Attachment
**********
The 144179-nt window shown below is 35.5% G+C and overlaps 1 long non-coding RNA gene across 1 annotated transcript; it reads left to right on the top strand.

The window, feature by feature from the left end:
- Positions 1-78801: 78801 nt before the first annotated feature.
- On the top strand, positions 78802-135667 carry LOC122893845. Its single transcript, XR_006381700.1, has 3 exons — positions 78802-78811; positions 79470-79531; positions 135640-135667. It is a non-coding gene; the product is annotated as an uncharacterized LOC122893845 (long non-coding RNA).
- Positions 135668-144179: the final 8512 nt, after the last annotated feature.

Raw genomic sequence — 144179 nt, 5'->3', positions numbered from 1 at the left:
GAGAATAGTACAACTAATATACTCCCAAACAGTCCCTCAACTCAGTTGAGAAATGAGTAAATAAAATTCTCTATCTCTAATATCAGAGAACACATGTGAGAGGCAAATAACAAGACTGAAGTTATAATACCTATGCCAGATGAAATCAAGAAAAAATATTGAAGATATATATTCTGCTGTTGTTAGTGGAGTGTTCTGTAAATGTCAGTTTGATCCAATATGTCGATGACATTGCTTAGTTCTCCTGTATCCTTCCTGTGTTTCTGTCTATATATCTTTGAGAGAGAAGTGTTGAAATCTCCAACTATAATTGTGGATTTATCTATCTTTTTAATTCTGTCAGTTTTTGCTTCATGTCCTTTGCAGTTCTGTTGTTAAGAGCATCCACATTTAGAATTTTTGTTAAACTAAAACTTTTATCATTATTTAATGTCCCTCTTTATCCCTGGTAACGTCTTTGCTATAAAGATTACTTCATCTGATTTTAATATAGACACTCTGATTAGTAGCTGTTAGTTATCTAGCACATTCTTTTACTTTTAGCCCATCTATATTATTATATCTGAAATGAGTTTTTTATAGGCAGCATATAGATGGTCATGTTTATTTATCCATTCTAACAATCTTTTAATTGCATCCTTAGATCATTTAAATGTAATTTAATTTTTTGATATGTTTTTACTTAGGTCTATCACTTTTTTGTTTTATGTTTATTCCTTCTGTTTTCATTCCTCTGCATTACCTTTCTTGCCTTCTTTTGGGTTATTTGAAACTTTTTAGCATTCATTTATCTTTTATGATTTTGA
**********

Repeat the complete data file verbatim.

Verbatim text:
The 144179-nt window shown below is 35.5% G+C and overlaps 1 long non-coding RNA gene across 1 annotated transcript; it reads left to right on the top strand.

The window, feature by feature from the left end:
- Positions 1-78801: 78801 nt before the first annotated feature.
- On the top strand, positions 78802-135667 carry LOC122893845. Its single transcript, XR_006381700.1, has 3 exons — positions 78802-78811; positions 79470-79531; positions 135640-135667. It is a non-coding gene; the product is annotated as an uncharacterized LOC122893845 (long non-coding RNA).
- Positions 135668-144179: the final 8512 nt, after the last annotated feature.

Raw genomic sequence — 144179 nt, 5'->3', positions numbered from 1 at the left:
GAGAATAGTACAACTAATATACTCCCAAACAGTCCCTCAACTCAGTTGAGAAATGAGTAAATAAAATTCTCTATCTCTAATATCAGAGAACACATGTGAGAGGCAAATAACAAGACTGAAGTTATAATACCTATGCCAGATGAAATCAAGAAAAAATATTGAAGATATATATTCTGCTGTTGTTAGTGGAGTGTTCTGTAAATGTCAGTTTGATCCAATATGTCGATGACATTGCTTAGTTCTCCTGTATCCTTCCTGTGTTTCTGTCTATATATCTTTGAGAGAGAAGTGTTGAAATCTCCAACTATAATTGTGGATTTATCTATCTTTTTAATTCTGTCAGTTTTTGCTTCATGTCCTTTGCAGTTCTGTTGTTAAGAGCATCCACATTTAGAATTTTTGTTAAACTAAAACTTTTATCATTATTTAATGTCCCTCTTTATCCCTGGTAACGTCTTTGCTATAAAGATTACTTCATCTGATTTTAATATAGACACTCTGATTAGTAGCTGTTAGTTATCTAGCACATTCTTTTACTTTTAGCCCATCTATATTATTATATCTGAAATGAGTTTTTTATAGGCAGCATATAGATGGTCATGTTTATTTATCCATTCTAACAATCTTTTAATTGCATCCTTAGATCATTTAAATGTAATTTAATTTTTTGATATGTTTTTACTTAGGTCTATCACTTTTTTGTTTTATGTTTATTCCTTCTGTTTTCATTCCTCTGCATTACCTTTCTTGCCTTCTTTTGGGTTATTTGAAACTTTTTAGCATTCATTTATCTTTTATGATTTTGA